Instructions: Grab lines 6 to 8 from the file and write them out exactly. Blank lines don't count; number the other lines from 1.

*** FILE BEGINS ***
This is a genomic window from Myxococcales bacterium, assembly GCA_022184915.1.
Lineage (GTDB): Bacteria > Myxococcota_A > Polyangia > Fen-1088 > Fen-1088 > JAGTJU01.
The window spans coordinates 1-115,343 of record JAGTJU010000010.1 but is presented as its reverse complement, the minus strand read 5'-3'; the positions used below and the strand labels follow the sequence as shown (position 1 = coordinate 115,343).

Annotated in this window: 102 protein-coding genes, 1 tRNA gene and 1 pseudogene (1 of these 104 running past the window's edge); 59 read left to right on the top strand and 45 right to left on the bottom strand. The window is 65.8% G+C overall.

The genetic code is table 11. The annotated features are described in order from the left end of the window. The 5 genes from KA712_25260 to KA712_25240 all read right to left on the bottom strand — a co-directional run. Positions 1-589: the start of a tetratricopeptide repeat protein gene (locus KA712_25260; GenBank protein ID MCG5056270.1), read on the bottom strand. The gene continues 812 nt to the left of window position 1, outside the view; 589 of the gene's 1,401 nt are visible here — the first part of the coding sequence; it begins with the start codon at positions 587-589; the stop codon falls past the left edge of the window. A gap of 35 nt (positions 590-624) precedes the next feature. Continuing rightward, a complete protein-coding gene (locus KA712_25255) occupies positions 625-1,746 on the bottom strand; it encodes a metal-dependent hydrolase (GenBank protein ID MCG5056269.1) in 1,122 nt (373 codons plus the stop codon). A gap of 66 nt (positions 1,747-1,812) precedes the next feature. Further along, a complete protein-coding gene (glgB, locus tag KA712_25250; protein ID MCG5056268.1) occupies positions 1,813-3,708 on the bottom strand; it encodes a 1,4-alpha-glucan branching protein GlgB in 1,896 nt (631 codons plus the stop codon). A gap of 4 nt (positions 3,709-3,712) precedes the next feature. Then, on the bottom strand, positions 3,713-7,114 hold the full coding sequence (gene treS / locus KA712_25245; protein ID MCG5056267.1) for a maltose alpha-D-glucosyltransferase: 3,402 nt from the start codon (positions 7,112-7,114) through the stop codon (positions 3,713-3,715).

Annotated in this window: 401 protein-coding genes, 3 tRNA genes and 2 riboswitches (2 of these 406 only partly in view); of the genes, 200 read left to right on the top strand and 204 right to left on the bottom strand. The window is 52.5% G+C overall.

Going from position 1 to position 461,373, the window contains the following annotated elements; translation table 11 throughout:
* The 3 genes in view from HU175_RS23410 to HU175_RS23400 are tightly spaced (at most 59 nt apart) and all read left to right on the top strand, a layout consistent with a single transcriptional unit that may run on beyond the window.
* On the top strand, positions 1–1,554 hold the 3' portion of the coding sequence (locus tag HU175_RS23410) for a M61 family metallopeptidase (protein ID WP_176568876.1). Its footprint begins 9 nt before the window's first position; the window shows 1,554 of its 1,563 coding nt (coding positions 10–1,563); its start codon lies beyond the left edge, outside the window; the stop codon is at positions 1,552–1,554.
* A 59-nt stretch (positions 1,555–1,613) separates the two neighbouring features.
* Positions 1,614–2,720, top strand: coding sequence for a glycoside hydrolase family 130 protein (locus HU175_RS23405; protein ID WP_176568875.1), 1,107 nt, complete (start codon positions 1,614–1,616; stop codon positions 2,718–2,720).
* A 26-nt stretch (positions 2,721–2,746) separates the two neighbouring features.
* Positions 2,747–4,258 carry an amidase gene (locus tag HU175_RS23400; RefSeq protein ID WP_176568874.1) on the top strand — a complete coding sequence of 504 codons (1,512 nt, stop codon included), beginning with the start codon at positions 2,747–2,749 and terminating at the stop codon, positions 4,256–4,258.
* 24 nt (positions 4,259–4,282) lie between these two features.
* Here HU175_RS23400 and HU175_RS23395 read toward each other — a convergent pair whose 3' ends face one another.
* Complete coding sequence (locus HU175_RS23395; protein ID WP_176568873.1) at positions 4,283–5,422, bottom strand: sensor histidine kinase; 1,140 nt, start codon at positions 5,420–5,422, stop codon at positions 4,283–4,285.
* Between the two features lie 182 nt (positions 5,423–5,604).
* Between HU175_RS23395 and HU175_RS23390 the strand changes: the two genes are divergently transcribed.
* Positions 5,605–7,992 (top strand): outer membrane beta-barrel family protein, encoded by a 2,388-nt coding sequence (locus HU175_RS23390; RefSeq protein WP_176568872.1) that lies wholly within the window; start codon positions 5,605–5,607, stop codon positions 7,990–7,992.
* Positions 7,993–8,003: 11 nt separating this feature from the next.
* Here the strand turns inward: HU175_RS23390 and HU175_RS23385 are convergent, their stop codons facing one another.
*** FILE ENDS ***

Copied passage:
Annotated in this window: 401 protein-coding genes, 3 tRNA genes and 2 riboswitches (2 of these 406 only partly in view); of the genes, 200 read left to right on the top strand and 204 right to left on the bottom strand. The window is 52.5% G+C overall.

Going from position 1 to position 461,373, the window contains the following annotated elements; translation table 11 throughout:
* The 3 genes in view from HU175_RS23410 to HU175_RS23400 are tightly spaced (at most 59 nt apart) and all read left to right on the top strand, a layout consistent with a single transcriptional unit that may run on beyond the window.